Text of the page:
Sen. Dan Brown’s Legislative Column

brownThe 2018 legislative session has officially come to an end. The Missouri General Assembly was able to pass 93 bills in addition to the state’s $28 billion state operating budget for the 2019 fiscal year.

Senate Bill 573 modifies several provisions of state law relating to tax deductions for National Guard and reserve members. This legislation is a continuation of Senate Bill 814, which was passed and signed into law in 2016. Both of these bills are designed to allow active military personnel and members of the National Guard and the reserve components of the Armed Forces to deduct their military income from their Missouri adjusted gross income for tax purposes.

It is important to recognize the huge impact of the military on Missouri’s economy. Between 2013 and 2015, military spending constituted more than $32 billion per year in goods and services purchased from Missouri companies and resulted in 183,000 jobs created in the state. This number has steadily increased over the last several years, and the economic impact of the military on our state is substantial.

House Bill 1415 reauthorizes two of Missouri’s most important economic development tools. Under this legislation, the Missouri Works Training Program and the Missouri Works Program are extended until 2030.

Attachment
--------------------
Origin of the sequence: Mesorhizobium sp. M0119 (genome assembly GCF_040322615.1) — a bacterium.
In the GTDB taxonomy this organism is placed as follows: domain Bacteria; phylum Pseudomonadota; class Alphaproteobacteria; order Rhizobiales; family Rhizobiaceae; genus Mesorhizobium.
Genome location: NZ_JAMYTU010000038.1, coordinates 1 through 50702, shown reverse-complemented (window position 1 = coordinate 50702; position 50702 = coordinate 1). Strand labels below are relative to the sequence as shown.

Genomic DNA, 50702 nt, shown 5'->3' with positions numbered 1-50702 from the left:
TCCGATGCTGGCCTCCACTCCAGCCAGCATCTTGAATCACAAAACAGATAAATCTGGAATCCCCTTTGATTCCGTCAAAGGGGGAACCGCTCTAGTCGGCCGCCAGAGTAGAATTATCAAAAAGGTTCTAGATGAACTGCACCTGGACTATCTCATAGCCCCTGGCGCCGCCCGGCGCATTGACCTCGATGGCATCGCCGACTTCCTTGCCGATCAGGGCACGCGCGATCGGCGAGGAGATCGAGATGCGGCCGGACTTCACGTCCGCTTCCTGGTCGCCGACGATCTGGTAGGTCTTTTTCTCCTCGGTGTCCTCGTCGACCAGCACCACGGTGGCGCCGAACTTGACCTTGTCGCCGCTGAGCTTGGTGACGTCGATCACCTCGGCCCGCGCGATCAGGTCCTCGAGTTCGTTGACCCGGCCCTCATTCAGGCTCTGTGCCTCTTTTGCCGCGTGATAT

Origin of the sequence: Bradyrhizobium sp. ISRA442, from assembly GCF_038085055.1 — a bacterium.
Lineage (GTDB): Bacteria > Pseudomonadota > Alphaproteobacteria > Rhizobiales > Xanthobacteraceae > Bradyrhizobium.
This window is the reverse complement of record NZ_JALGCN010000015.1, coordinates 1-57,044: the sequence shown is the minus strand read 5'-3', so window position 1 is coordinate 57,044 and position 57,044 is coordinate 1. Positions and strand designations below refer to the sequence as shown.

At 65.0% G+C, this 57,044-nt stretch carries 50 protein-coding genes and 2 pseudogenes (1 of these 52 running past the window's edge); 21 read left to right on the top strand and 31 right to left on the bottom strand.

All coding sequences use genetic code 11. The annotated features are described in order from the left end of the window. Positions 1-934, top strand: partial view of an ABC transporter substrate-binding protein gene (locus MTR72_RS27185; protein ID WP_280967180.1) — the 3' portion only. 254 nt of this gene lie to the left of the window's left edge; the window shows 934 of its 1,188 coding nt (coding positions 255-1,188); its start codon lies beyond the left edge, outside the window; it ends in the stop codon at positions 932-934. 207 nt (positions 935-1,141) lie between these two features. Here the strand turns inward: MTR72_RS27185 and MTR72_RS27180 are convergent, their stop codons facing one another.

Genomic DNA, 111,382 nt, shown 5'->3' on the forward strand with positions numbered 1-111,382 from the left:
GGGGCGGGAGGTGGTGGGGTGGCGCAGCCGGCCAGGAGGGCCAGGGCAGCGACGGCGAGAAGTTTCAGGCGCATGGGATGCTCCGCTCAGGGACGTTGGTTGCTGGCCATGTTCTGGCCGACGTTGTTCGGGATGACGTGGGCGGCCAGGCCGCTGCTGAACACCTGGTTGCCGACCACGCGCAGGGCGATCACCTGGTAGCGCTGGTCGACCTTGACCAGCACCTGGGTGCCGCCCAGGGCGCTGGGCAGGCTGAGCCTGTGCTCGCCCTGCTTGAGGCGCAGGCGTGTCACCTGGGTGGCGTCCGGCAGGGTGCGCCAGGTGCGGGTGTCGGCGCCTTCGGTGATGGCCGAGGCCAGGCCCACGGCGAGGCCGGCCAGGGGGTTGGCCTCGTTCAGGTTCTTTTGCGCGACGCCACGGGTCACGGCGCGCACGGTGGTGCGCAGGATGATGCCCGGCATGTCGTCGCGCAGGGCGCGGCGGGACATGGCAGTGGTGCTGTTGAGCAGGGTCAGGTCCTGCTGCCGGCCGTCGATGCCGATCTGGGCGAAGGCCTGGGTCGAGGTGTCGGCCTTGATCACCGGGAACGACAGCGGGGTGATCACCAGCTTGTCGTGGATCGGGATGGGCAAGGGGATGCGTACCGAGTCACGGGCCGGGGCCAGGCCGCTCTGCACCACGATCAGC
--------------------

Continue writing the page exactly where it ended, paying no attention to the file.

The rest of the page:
The Missouri Works Training Program addresses the No. 1 challenge facing Missouri businesses in today’s growing economy — finding educated, skilled workers. Through this program, businesses receive funding for job training when they introduce new product lines, new technology, competition-driven quality or productivity improvements or when they expand or relocate their business within Missouri.

Senate Bill 894 allows the Department of Elementary and Secondary Education to create a program intended to encourage participation in science, technology, engineering and math courses. Careers in computer science are growing at a rate faster than most job fields. Currently, there are more than 10,000 available computer science jobs in our state. By encouraging our students to take computer science classes, I believe we are giving them the tools they need to succeed in today’s advanced workforce.

Senate Bill 793 raises the age of adult court jurisdiction to 18 years old in Missouri, except in the most serious offenses. The vast majority of 17-year-olds arrested are accused of offenses that are non-violent and involve no weapons. Missouri has been considered a leader in juvenile justice, but our state is falling behind when it comes to addressing their rehabilitative needs. Enacting this legislation would allow these young people to have access to education and rehabilitation while being protected from the kinds of assault and abuse that are too common in adult jails and prisons.

As always, I encourage my constituents to contact me throughout the year with comments, questions or suggestions by calling my office at (573) 751-5713. To find more information about the bills I sponsor, visit Thank you for reading this and for your participation in state government.